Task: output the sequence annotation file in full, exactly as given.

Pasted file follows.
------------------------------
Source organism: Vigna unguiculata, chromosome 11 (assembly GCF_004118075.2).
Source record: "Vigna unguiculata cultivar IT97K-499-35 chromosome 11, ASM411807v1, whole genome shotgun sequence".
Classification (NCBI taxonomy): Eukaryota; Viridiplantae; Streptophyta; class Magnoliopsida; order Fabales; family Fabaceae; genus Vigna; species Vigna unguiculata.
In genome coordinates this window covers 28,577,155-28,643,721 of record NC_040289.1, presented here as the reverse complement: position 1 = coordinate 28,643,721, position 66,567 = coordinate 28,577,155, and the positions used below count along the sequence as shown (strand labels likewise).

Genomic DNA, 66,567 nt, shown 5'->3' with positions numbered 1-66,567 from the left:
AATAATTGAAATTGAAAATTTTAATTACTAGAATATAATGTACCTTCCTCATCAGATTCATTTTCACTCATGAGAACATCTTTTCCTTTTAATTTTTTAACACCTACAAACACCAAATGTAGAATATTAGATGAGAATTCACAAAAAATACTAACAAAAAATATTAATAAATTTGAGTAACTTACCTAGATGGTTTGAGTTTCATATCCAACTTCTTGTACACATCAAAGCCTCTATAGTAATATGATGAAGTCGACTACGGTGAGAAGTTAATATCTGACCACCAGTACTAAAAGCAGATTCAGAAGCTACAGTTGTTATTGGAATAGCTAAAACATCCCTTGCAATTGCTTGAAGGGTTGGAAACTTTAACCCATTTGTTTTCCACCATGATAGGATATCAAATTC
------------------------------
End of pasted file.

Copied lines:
Source organism: Vigna unguiculata, chromosome 11 (assembly GCF_004118075.2).
Source record: "Vigna unguiculata cultivar IT97K-499-35 chromosome 11, ASM411807v1, whole genome shotgun sequence".
Classification (NCBI taxonomy): Eukaryota; Viridiplantae; Streptophyta; class Magnoliopsida; order Fabales; family Fabaceae; genus Vigna; species Vigna unguiculata.
In genome coordinates this window covers 28,577,155-28,643,721 of record NC_040289.1, presented here as the reverse complement: position 1 = coordinate 28,643,721, position 66,567 = coordinate 28,577,155, and the positions used below count along the sequence as shown (strand labels likewise).

Genomic DNA, 66,567 nt, shown 5'->3' with positions numbered 1-66,567 from the left:
AATAATTGAAATTGAAAATTTTAATTACTAGAATATAATGTACCTTCCTCATCAGATTCATTTTCACTCATGAGAACATCTTTTCCTTTTAATTTTTTAACACCTACAAACACCAAATGTAGAATATTAGATGAGAATTCACAAAAAATACTAACAAAAAATATTAATAAATTTGAGTAACTTACCTAGATGGTTTGAGTTTCATATCCAACTTCTTGTACACATCAAAGCCTCTATAGTAATATGATGAAGTCGACTACGGTGAGAAGTTAATATCTGACCACCAGTACTAAAAGCAGATTCAGAAGCTACAGTTGTTATTGGAATAGCTAAAACATCCCTTGCAATTGCTTGAAGGGTTGGAAACTTTAACCCATTTGTTTTCCACCATGATAGGATATCAAATTC